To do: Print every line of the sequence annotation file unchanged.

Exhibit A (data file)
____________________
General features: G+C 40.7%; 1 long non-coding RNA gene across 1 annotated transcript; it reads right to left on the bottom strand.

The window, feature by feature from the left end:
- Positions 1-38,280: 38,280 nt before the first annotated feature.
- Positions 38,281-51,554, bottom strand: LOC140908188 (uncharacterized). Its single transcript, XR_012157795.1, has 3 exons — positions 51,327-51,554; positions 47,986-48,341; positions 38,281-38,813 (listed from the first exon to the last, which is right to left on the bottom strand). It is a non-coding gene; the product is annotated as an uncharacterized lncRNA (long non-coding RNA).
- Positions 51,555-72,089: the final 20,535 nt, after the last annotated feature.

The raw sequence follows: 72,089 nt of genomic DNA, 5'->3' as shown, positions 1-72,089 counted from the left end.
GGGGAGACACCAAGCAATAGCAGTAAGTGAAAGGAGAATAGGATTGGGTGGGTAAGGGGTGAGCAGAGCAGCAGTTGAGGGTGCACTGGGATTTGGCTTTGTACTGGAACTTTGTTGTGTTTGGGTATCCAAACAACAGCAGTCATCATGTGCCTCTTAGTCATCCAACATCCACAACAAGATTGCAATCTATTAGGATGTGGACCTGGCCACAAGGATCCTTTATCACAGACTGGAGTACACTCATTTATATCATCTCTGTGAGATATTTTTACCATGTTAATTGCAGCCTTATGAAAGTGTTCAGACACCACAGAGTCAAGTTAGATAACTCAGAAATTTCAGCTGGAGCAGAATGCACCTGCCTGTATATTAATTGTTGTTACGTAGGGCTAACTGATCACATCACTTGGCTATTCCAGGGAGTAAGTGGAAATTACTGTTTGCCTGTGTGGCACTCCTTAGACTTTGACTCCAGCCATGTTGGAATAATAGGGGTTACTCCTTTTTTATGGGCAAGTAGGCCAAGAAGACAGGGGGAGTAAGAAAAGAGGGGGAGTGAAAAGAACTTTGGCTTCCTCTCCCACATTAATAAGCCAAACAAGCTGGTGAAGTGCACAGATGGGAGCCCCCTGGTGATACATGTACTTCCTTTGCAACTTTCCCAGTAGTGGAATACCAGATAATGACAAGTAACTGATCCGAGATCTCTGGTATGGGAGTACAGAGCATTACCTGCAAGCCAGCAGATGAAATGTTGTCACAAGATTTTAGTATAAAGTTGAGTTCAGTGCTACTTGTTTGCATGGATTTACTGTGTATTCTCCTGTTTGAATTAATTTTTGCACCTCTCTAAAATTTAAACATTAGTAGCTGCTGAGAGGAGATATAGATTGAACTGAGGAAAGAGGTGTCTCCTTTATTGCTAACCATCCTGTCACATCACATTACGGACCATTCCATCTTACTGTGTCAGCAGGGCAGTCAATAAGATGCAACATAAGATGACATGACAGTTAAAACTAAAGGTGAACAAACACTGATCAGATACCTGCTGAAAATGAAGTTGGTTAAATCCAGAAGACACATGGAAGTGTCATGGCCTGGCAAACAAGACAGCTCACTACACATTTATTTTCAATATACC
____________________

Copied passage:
General features: G+C 40.7%; 1 long non-coding RNA gene across 1 annotated transcript; it reads right to left on the bottom strand.

The window, feature by feature from the left end:
- Positions 1-38,280: 38,280 nt before the first annotated feature.
- Positions 38,281-51,554, bottom strand: LOC140908188 (uncharacterized). Its single transcript, XR_012157795.1, has 3 exons — positions 51,327-51,554; positions 47,986-48,341; positions 38,281-38,813 (listed from the first exon to the last, which is right to left on the bottom strand). It is a non-coding gene; the product is annotated as an uncharacterized lncRNA (long non-coding RNA).
- Positions 51,555-72,089: the final 20,535 nt, after the last annotated feature.

The raw sequence follows: 72,089 nt of genomic DNA, 5'->3' as shown, positions 1-72,089 counted from the left end.
GGGGAGACACCAAGCAATAGCAGTAAGTGAAAGGAGAATAGGATTGGGTGGGTAAGGGGTGAGCAGAGCAGCAGTTGAGGGTGCACTGGGATTTGGCTTTGTACTGGAACTTTGTTGTGTTTGGGTATCCAAACAACAGCAGTCATCATGTGCCTCTTAGTCATCCAACATCCACAACAAGATTGCAATCTATTAGGATGTGGACCTGGCCACAAGGATCCTTTATCACAGACTGGAGTACACTCATTTATATCATCTCTGTGAGATATTTTTACCATGTTAATTGCAGCCTTATGAAAGTGTTCAGACACCACAGAGTCAAGTTAGATAACTCAGAAATTTCAGCTGGAGCAGAATGCACCTGCCTGTATATTAATTGTTGTTACGTAGGGCTAACTGATCACATCACTTGGCTATTCCAGGGAGTAAGTGGAAATTACTGTTTGCCTGTGTGGCACTCCTTAGACTTTGACTCCAGCCATGTTGGAATAATAGGGGTTACTCCTTTTTTATGGGCAAGTAGGCCAAGAAGACAGGGGGAGTAAGAAAAGAGGGGGAGTGAAAAGAACTTTGGCTTCCTCTCCCACATTAATAAGCCAAACAAGCTGGTGAAGTGCACAGATGGGAGCCCCCTGGTGATACATGTACTTCCTTTGCAACTTTCCCAGTAGTGGAATACCAGATAATGACAAGTAACTGATCCGAGATCTCTGGTATGGGAGTACAGAGCATTACCTGCAAGCCAGCAGATGAAATGTTGTCACAAGATTTTAGTATAAAGTTGAGTTCAGTGCTACTTGTTTGCATGGATTTACTGTGTATTCTCCTGTTTGAATTAATTTTTGCACCTCTCTAAAATTTAAACATTAGTAGCTGCTGAGAGGAGATATAGATTGAACTGAGGAAAGAGGTGTCTCCTTTATTGCTAACCATCCTGTCACATCACATTACGGACCATTCCATCTTACTGTGTCAGCAGGGCAGTCAATAAGATGCAACATAAGATGACATGACAGTTAAAACTAAAGGTGAACAAACACTGATCAGATACCTGCTGAAAATGAAGTTGGTTAAATCCAGAAGACACATGGAAGTGTCATGGCCTGGCAAACAAGACAGCTCACTACACATTTATTTTCAATATACC